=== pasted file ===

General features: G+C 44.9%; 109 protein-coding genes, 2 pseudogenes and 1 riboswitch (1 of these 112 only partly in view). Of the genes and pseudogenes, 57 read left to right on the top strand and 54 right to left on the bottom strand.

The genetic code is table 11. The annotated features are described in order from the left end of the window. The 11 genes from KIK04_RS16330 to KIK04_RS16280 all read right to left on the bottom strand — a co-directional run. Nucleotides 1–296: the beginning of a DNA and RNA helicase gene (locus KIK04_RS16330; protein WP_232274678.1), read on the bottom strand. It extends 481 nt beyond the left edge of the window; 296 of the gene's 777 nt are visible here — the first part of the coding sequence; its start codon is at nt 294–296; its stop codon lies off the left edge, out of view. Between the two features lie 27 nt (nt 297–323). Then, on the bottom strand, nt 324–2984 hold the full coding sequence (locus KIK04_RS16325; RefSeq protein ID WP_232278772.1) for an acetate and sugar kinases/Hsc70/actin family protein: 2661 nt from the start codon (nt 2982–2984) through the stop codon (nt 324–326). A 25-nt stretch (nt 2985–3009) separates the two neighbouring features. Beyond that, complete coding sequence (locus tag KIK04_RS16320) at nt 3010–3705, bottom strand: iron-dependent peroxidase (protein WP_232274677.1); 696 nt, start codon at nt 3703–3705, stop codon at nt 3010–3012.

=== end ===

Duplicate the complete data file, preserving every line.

General features: G+C 44.9%; 109 protein-coding genes, 2 pseudogenes and 1 riboswitch (1 of these 112 only partly in view). Of the genes and pseudogenes, 57 read left to right on the top strand and 54 right to left on the bottom strand.

The genetic code is table 11. The annotated features are described in order from the left end of the window. The 11 genes from KIK04_RS16330 to KIK04_RS16280 all read right to left on the bottom strand — a co-directional run. Nucleotides 1–296: the beginning of a DNA and RNA helicase gene (locus KIK04_RS16330; protein WP_232274678.1), read on the bottom strand. It extends 481 nt beyond the left edge of the window; 296 of the gene's 777 nt are visible here — the first part of the coding sequence; its start codon is at nt 294–296; its stop codon lies off the left edge, out of view. Between the two features lie 27 nt (nt 297–323). Then, on the bottom strand, nt 324–2984 hold the full coding sequence (locus KIK04_RS16325; RefSeq protein ID WP_232278772.1) for an acetate and sugar kinases/Hsc70/actin family protein: 2661 nt from the start codon (nt 2982–2984) through the stop codon (nt 324–326). A 25-nt stretch (nt 2985–3009) separates the two neighbouring features. Beyond that, complete coding sequence (locus tag KIK04_RS16320) at nt 3010–3705, bottom strand: iron-dependent peroxidase (protein WP_232274677.1); 696 nt, start codon at nt 3703–3705, stop codon at nt 3010–3012.